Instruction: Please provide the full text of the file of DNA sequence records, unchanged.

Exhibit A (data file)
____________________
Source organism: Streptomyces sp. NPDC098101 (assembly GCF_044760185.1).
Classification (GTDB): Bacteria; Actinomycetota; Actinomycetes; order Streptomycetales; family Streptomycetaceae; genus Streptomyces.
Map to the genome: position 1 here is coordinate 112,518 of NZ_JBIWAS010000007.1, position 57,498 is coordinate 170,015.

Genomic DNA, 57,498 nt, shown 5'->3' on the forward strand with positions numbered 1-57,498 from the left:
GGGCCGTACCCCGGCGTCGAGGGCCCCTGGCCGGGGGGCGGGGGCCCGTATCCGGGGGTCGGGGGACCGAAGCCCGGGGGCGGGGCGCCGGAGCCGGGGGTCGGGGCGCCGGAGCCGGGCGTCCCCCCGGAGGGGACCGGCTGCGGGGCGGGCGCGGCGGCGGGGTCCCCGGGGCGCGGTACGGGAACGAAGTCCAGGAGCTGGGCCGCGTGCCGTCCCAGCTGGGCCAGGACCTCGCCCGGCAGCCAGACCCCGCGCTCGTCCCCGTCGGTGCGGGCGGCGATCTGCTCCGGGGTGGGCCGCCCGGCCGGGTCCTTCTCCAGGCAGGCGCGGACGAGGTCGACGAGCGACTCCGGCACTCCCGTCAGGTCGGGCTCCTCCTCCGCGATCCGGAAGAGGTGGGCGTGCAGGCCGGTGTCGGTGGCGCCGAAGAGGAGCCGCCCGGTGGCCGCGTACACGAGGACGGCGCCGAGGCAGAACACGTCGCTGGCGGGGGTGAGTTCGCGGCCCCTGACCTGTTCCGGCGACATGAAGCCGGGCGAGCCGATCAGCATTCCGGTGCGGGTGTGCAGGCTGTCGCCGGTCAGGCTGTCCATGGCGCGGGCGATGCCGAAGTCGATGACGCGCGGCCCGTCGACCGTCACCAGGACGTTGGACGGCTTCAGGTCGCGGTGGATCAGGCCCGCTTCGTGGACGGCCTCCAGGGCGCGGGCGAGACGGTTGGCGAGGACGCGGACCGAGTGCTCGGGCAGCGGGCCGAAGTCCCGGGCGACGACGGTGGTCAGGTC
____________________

Source organism: Streptomyces sp. NPDC098101 (assembly GCF_044760185.1).
Classification (GTDB): Bacteria; Actinomycetota; Actinomycetes; order Streptomycetales; family Streptomycetaceae; genus Streptomyces.
Map to the genome: position 1 here is coordinate 112,518 of NZ_JBIWAS010000007.1, position 57,498 is coordinate 170,015.

Genomic DNA, 57,498 nt, shown 5'->3' on the forward strand with positions numbered 1-57,498 from the left:
GGGCCGTACCCCGGCGTCGAGGGCCCCTGGCCGGGGGGCGGGGGCCCGTATCCGGGGGTCGGGGGACCGAAGCCCGGGGGCGGGGCGCCGGAGCCGGGGGTCGGGGCGCCGGAGCCGGGCGTCCCCCCGGAGGGGACCGGCTGCGGGGCGGGCGCGGCGGCGGGGTCCCCGGGGCGCGGTACGGGAACGAAGTCCAGGAGCTGGGCCGCGTGCCGTCCCAGCTGGGCCAGGACCTCGCCCGGCAGCCAGACCCCGCGCTCGTCCCCGTCGGTGCGGGCGGCGATCTGCTCCGGGGTGGGCCGCCCGGCCGGGTCCTTCTCCAGGCAGGCGCGGACGAGGTCGACGAGCGACTCCGGCACTCCCGTCAGGTCGGGCTCCTCCTCCGCGATCCGGAAGAGGTGGGCGTGCAGGCCGGTGTCGGTGGCGCCGAAGAGGAGCCGCCCGGTGGCCGCGTACACGAGGACGGCGCCGAGGCAGAACACGTCGCTGGCGGGGGTGAGTTCGCGGCCCCTGACCTGTTCCGGCGACATGAAGCCGGGCGAGCCGATCAGCATTCCGGTGCGGGTGTGCAGGCTGTCGCCGGTCAGGCTGTCCATGGCGCGGGCGATGCCGAAGTCGATGACGCGCGGCCCGTCGACCGTCACCAGGACGTTGGACGGCTTCAGGTCGCGGTGGATCAGGCCCGCTTCGTGGACGGCCTCCAGGGCGCGGGCGAGACGGTTGGCGAGGACGCGGACCGAGTGCTCGGGCAGCGGGCCGAAGTCCCGGGCGACGACGGTGGTCAGGTC